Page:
Beyond such widely acknowledged factors as labor shortages, higher fuel costs and supply-chain disruptions from the pandemic, other factors helping to drive up the price of food have surfaced in recent weeks, The Washington Post reported.
The war in Ukraine is having a large effect on U.S. food prices, the newspaper relayed. For one, corn used for animal feed and ethanol is nearing 10-year highs. That’s partly due to a Biden administration decision to allow summer sales of high-ethanol gas to ease the rise in fuel prices since Russia’s invasion. But as feed accounts for 60% of the costs of raising livestock, expect prices to climb for beef, pork and poultry.
Escalating fertilizer prices tied to Russia’s war in Ukraine could also be a factor for meat in that slaughter houses often use fertilizer for carbon dioxide use to stun animals, the Post reported.
Lesser known to average Americans than to those in the meat industry, the worst outbreak of avian flu in the U.S. since 2015 has prompted a surge in chicken, turkey and egg prices, the newspaper noted.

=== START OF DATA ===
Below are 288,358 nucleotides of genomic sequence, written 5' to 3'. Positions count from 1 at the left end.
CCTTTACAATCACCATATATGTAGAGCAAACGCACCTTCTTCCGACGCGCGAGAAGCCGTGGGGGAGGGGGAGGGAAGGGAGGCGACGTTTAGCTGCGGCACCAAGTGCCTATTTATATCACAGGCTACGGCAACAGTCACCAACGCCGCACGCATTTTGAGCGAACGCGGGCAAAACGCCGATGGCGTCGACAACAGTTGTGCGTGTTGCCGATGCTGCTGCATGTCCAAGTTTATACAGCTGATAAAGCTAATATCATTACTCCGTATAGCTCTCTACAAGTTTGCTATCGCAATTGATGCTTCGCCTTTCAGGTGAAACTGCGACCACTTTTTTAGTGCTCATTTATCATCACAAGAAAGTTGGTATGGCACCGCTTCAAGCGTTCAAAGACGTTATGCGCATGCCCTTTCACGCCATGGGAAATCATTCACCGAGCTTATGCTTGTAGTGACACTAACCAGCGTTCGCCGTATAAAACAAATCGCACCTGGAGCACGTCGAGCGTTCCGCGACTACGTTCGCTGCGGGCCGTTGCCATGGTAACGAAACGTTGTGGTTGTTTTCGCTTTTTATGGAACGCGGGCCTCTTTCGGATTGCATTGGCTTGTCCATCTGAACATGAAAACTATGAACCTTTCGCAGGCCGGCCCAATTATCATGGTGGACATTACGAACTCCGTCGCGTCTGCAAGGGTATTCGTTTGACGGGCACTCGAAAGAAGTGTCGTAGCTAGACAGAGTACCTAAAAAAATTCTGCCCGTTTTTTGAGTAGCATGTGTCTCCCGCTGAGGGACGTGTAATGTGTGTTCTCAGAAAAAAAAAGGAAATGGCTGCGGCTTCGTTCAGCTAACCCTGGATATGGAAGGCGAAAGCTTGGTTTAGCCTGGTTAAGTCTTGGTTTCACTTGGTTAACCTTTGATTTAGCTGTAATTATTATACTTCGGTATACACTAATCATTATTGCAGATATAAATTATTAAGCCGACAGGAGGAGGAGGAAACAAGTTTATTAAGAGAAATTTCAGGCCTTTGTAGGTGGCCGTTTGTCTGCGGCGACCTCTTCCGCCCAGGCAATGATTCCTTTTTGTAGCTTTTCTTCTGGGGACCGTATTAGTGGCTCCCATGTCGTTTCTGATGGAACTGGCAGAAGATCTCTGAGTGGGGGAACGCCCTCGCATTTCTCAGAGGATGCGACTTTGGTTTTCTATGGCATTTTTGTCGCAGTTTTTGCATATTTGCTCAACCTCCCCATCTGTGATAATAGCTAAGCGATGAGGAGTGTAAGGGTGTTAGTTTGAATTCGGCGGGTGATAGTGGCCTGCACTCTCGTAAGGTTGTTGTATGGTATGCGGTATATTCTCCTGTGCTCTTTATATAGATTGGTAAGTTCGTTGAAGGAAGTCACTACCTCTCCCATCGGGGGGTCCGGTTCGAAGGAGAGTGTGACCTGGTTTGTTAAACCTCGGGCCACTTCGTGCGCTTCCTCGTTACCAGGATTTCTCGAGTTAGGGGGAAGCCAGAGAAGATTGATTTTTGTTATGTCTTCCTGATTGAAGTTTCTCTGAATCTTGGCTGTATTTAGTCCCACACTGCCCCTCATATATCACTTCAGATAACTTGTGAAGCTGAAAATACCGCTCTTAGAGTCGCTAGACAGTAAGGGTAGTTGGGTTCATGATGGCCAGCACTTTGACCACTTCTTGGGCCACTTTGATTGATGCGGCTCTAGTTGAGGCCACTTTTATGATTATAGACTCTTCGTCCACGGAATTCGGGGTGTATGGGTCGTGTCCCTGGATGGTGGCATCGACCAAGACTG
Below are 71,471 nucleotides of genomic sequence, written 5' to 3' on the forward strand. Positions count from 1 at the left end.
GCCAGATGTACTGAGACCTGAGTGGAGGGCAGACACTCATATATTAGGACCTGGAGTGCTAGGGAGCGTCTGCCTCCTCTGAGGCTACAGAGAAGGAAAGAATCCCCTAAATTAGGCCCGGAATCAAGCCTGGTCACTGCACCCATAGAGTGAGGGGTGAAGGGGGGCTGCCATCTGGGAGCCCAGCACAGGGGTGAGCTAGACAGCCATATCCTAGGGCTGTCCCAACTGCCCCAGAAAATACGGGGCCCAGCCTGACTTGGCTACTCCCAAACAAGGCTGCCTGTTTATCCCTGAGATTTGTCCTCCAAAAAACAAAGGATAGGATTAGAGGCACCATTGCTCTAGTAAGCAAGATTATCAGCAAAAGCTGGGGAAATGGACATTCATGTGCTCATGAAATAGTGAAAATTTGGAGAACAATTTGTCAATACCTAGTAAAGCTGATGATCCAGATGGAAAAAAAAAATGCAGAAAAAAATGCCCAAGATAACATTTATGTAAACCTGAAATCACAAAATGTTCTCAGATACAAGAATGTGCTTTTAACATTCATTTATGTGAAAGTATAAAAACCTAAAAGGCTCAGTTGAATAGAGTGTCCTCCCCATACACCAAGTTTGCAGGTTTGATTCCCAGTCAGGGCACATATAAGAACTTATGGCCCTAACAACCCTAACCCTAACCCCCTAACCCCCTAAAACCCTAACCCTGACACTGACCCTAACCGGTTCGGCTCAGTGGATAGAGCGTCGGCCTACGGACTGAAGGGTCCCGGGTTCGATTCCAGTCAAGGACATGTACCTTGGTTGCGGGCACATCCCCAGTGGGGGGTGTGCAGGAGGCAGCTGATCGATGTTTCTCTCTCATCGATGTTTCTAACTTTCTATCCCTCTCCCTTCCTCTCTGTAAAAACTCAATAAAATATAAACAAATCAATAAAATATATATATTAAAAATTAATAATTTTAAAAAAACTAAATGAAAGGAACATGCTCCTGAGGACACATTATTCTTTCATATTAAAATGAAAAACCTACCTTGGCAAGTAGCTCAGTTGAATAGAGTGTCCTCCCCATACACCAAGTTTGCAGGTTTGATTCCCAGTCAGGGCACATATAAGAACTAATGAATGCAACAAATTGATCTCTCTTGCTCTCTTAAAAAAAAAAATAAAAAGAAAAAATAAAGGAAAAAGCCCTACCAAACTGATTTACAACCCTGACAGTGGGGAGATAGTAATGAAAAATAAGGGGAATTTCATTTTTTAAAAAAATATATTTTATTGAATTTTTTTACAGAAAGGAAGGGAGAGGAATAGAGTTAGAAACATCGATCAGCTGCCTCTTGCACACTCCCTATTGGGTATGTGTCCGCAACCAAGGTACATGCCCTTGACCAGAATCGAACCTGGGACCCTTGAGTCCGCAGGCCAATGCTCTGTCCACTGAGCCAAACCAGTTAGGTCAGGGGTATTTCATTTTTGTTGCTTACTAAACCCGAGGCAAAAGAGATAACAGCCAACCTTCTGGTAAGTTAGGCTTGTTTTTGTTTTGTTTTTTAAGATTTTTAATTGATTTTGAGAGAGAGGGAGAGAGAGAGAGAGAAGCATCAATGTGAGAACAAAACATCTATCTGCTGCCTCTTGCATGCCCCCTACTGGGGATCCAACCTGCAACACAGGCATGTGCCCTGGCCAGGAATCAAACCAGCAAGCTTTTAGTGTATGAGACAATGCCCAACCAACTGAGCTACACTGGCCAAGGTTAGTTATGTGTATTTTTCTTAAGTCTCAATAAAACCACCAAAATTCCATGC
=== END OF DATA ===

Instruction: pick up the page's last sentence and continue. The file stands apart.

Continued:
California’s ongoing drought and the decision by Texas to increase inspections of commercial vehicles crossing the border are other lesser known factors in rising food costs, the Post added.
People should expect food inflation to continue this year and in 2023, BofA Securities analyst Alexander Lin wrote in a note to investors.
But Lin, for one, thinks Russia’s invasion of Ukraine has not yet hit prices at U.S. grocery stores, but rather will “lead to sustained price increases later this year.”
Americans are eating more than in the past, and companies are now comfortable with passing along the costs, according to the analyst, who expects food inflation to “stay hot this year at around 9% [for the 12 months ending in the fourth quarter] and rise another 4% in 2023.”
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